Proteinuria means elevated levels of protein in the urine. It is not a disease, but a sign that the kidneys are not correctly filtering blood, possibly due to a kidney condition.

Several proteins may leak into urine, but albumin is the most likely. High levels of albumin, specifically, is called albuminuria.

If a person has too much protein in their urine, it usually indicates that their kidneys are not filtering blood correctly.

In this article, we explore the causes and symptoms of proteinuria and look into how doctors detect and treat the issue and its cause.

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The kidneys are a pair of organs on either side of the spine below the rib cage.

Inside the kidneys are tiny blood vessels called glomeruli. Their job is to cleanse the blood of toxins and metabolites, which they excrete in the urine.

In healthy kidneys, the glomeruli reabsorb protein and keep it in the blood. The kidneys only filter a trace amount of the protein into the urine.

Protein is one of the body’s main building blocks. Getting the right amount of dietary protein, for example, is vital for growth and repair.

If the kidneys are not working as they should, protein can leak into the urine. Health issues that can cause this include:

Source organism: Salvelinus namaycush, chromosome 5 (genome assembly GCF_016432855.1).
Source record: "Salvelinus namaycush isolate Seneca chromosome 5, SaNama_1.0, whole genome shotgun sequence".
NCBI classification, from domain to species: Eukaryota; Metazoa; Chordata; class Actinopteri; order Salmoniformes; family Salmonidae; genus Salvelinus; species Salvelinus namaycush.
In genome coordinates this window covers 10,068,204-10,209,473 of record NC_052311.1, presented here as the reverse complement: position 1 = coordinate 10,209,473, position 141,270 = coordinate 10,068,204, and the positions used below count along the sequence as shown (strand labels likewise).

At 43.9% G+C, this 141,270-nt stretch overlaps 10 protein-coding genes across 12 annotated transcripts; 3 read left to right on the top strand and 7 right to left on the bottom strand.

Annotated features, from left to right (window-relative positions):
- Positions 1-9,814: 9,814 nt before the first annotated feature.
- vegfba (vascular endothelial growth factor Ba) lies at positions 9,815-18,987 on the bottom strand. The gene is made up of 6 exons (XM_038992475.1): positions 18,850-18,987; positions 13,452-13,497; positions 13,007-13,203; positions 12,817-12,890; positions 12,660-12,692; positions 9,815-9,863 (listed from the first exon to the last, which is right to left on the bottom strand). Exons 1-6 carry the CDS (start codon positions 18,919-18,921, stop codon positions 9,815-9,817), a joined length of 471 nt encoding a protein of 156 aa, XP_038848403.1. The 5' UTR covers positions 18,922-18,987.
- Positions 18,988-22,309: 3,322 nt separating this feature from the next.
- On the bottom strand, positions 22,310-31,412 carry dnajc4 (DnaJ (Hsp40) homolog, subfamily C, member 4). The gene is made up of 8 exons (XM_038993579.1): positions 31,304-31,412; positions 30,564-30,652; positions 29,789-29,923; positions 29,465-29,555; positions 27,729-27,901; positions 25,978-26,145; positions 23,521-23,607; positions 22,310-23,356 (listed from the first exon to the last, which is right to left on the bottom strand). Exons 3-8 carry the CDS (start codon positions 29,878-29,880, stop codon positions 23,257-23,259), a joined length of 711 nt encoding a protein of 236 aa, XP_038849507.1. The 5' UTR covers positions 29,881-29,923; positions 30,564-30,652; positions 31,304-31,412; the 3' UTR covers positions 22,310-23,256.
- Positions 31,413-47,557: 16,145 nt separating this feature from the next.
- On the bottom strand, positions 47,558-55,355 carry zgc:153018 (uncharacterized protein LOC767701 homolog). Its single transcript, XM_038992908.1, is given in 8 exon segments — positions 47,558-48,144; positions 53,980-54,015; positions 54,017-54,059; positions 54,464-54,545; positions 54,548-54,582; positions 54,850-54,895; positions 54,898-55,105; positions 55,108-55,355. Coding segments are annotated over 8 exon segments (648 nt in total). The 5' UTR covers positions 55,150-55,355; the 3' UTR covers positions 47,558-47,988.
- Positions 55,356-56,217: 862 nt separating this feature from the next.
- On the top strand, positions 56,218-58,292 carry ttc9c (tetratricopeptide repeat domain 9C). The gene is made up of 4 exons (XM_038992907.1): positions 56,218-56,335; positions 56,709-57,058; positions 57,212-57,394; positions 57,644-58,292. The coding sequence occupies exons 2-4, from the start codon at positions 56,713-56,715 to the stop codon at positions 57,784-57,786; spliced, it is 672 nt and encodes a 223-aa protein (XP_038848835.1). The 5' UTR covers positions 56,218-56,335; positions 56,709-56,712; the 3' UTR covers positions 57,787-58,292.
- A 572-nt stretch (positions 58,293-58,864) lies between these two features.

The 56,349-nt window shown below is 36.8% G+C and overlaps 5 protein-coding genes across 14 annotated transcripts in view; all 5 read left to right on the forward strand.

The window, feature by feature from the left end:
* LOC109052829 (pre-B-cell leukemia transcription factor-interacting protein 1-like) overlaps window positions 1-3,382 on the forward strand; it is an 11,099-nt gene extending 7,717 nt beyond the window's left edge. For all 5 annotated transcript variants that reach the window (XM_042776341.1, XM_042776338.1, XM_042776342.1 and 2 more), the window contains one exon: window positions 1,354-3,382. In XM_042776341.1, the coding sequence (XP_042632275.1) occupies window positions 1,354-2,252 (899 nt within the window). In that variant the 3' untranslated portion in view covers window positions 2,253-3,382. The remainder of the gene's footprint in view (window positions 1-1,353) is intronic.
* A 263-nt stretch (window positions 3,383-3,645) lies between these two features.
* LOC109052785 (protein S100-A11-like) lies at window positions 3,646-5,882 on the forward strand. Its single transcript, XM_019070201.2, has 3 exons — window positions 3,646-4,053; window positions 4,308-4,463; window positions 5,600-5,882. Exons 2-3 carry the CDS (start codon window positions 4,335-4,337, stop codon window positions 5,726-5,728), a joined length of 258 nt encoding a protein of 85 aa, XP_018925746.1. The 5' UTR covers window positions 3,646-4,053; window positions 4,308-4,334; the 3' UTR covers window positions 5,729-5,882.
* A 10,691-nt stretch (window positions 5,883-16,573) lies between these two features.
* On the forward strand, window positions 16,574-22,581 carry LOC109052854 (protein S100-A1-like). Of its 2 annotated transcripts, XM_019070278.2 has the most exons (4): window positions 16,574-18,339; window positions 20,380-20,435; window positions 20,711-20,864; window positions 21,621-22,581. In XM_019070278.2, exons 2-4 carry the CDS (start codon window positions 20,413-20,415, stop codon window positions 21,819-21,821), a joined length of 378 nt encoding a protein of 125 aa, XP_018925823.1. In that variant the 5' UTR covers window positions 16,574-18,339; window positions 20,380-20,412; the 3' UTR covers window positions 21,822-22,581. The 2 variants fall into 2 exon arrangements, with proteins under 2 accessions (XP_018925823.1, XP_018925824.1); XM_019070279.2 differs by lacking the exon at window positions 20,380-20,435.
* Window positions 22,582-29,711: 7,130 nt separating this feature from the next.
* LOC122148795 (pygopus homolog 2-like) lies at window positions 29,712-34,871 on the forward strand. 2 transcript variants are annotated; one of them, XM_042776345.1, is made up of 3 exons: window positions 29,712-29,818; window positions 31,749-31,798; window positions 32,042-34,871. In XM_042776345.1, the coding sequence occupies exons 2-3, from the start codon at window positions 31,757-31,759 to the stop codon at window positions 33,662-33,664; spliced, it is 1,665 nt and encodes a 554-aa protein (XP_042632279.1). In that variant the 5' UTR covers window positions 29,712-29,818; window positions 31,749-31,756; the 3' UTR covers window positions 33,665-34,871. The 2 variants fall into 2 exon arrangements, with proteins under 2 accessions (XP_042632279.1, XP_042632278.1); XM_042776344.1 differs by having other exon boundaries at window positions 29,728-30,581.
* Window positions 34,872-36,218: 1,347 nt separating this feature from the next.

Dehydration may cause temporary proteinuria. If the body loses and does not replace liquids, it cannot deliver the necessary nutrients to the kidneys. This causes problems with the way the kidneys reabsorb protein. As a result, they may excrete it in the urine.

Dehydration can cause:

A person can lose fluid through diarrhea and vomiting or excessive sweating. If they are not drinking enough water to compensate, they may become dehydrated.

High blood pressure

People with high blood pressure may have weak blood vessels in their kidneys. This can keep the kidneys from reabsorbing protein correctly.

Someone may not know that they have high blood pressure until a routine physical exam flags it.